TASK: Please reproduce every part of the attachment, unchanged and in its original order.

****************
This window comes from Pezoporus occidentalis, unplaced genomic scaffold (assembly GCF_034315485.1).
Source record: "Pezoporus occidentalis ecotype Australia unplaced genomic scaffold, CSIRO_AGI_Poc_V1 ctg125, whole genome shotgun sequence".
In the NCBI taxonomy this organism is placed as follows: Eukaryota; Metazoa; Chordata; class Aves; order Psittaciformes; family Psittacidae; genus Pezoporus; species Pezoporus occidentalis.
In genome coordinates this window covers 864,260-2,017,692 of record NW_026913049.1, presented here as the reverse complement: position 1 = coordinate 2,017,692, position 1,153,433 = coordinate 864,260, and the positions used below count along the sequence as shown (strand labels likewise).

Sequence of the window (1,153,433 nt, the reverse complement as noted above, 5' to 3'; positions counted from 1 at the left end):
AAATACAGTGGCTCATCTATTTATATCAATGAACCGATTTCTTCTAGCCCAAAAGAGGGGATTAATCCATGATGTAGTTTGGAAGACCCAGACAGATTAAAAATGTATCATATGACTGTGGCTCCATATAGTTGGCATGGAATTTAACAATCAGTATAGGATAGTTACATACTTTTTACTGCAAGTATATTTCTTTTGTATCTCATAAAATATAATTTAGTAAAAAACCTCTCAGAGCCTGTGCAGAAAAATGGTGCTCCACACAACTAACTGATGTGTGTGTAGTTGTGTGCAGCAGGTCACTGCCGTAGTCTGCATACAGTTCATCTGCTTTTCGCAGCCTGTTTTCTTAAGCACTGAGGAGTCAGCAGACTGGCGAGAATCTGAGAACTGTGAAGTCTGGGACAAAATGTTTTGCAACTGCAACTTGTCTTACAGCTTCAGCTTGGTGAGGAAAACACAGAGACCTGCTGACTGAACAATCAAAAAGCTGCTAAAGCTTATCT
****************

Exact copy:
This window comes from Pezoporus occidentalis, unplaced genomic scaffold (assembly GCF_034315485.1).
Source record: "Pezoporus occidentalis ecotype Australia unplaced genomic scaffold, CSIRO_AGI_Poc_V1 ctg125, whole genome shotgun sequence".
In the NCBI taxonomy this organism is placed as follows: Eukaryota; Metazoa; Chordata; class Aves; order Psittaciformes; family Psittacidae; genus Pezoporus; species Pezoporus occidentalis.
In genome coordinates this window covers 864,260-2,017,692 of record NW_026913049.1, presented here as the reverse complement: position 1 = coordinate 2,017,692, position 1,153,433 = coordinate 864,260, and the positions used below count along the sequence as shown (strand labels likewise).

Sequence of the window (1,153,433 nt, the reverse complement as noted above, 5' to 3'; positions counted from 1 at the left end):
AAATACAGTGGCTCATCTATTTATATCAATGAACCGATTTCTTCTAGCCCAAAAGAGGGGATTAATCCATGATGTAGTTTGGAAGACCCAGACAGATTAAAAATGTATCATATGACTGTGGCTCCATATAGTTGGCATGGAATTTAACAATCAGTATAGGATAGTTACATACTTTTTACTGCAAGTATATTTCTTTTGTATCTCATAAAATATAATTTAGTAAAAAACCTCTCAGAGCCTGTGCAGAAAAATGGTGCTCCACACAACTAACTGATGTGTGTGTAGTTGTGTGCAGCAGGTCACTGCCGTAGTCTGCATACAGTTCATCTGCTTTTCGCAGCCTGTTTTCTTAAGCACTGAGGAGTCAGCAGACTGGCGAGAATCTGAGAACTGTGAAGTCTGGGACAAAATGTTTTGCAACTGCAACTTGTCTTACAGCTTCAGCTTGGTGAGGAAAACACAGAGACCTGCTGACTGAACAATCAAAAAGCTGCTAAAGCTTATCT